Jan 1, 2010

New year, new courses

Happy new year, everyone!

I know you're probably still recovering from last night's celebrations. But I wanted you to know that the IHI Open School just published three brand-new quality improvement courses. The courses will be required for our basic certificate of completion. And like all our online courses, they're free for students -- you just need to register with IHI.org.

Here's a quick snapshot of our latest offerings:

Quality Improvement 104 ("Putting It All Together: How Quality Improvement Works in Real Health Care Settings"): The first three IHI Open School quality improvement courses introduced you to the fundamentals of improving health care. In this course, you're going to see how two real organizations actually used these methodologies to improve an important aspect of patient care. You'll start by learning the four phases of an improvement project's "life cycle": innovation, pilot, implementation, and spread. Next, you'll delve deeper into the theory of spreading change - both the foundational work by sociologist Everett Rogers, and IHI's Framework for Spread.

Quality Improvement 105 ("The Human Side of Quality Improvement"): If you want to improve a complex system, you'll probably have to convince the people around you to do things differently. But a change that seems sensible and beneficial to you may feel threatening to others. In this course, you'll learn why culture change is crucial to the success of many improvement projects. You'll discover the most common reasons people resist change, and then you'll practice responding in a way that mitigates that resistance. You'll also learn how new ideas typically spread through a population, and what you can do to help different parts of a population adopt a change. Finally, you'll learn different ways to motivate people -- and which methods are most likely to be effective in your setting.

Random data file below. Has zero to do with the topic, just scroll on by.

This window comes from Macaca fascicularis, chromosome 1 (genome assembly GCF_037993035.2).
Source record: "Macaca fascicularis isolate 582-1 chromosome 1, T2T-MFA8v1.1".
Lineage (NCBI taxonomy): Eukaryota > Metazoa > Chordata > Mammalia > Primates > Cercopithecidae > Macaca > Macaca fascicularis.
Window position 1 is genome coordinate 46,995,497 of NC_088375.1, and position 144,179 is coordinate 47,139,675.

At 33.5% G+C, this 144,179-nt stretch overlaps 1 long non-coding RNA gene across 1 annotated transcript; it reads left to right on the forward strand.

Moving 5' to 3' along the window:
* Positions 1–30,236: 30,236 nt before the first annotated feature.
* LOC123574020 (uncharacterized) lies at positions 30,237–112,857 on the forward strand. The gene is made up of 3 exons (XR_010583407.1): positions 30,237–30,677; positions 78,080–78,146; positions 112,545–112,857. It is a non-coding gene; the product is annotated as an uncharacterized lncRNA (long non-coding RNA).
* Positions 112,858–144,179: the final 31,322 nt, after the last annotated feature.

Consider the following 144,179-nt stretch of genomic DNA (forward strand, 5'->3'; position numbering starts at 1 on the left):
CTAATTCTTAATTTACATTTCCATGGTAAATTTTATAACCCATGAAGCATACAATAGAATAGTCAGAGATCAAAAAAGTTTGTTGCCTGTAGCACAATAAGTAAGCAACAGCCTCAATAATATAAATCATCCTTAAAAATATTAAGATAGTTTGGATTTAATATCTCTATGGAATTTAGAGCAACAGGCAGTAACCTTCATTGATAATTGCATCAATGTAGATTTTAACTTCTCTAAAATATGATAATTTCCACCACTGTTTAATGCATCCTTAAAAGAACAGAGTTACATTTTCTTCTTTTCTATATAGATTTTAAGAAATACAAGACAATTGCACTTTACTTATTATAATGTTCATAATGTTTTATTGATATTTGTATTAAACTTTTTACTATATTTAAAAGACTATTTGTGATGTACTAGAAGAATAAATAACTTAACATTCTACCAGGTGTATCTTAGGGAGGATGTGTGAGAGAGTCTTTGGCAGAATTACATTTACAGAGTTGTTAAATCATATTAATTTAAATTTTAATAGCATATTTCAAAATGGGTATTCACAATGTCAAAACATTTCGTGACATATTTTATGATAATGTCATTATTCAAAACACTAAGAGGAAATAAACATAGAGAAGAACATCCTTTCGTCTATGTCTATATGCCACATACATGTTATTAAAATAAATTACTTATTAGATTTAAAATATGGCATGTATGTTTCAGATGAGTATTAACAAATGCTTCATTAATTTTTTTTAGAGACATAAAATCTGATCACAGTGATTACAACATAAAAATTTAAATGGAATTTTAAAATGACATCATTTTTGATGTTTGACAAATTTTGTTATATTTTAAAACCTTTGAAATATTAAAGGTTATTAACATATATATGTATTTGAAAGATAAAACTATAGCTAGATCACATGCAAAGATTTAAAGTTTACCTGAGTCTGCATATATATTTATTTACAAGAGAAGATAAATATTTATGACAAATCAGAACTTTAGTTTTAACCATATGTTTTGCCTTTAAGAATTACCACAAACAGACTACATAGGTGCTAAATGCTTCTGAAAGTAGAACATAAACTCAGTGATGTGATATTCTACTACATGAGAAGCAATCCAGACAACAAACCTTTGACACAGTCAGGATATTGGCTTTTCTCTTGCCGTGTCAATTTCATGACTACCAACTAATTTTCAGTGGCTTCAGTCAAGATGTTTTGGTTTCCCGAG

Quality Improvement 106 ("Level 100 Tools"): This practical course will teach you to create and use three essential tools for improvement: PDSA (Plan-Do-Study-Act) templates, measurement planning forms, and run charts. Working through step-by-step tutorials that put you right in the middle of health care scenarios, you'll learn how to plan a series of tests, collect data, graph your results, and interpret what your graph is trying to tell you. This course is fully hands-on, so get ready to practice what you learn along the way. (Note: You'll need Microsoft Word and Excel to make the most of this course.)

Ready to get started? Drop by our learning management page.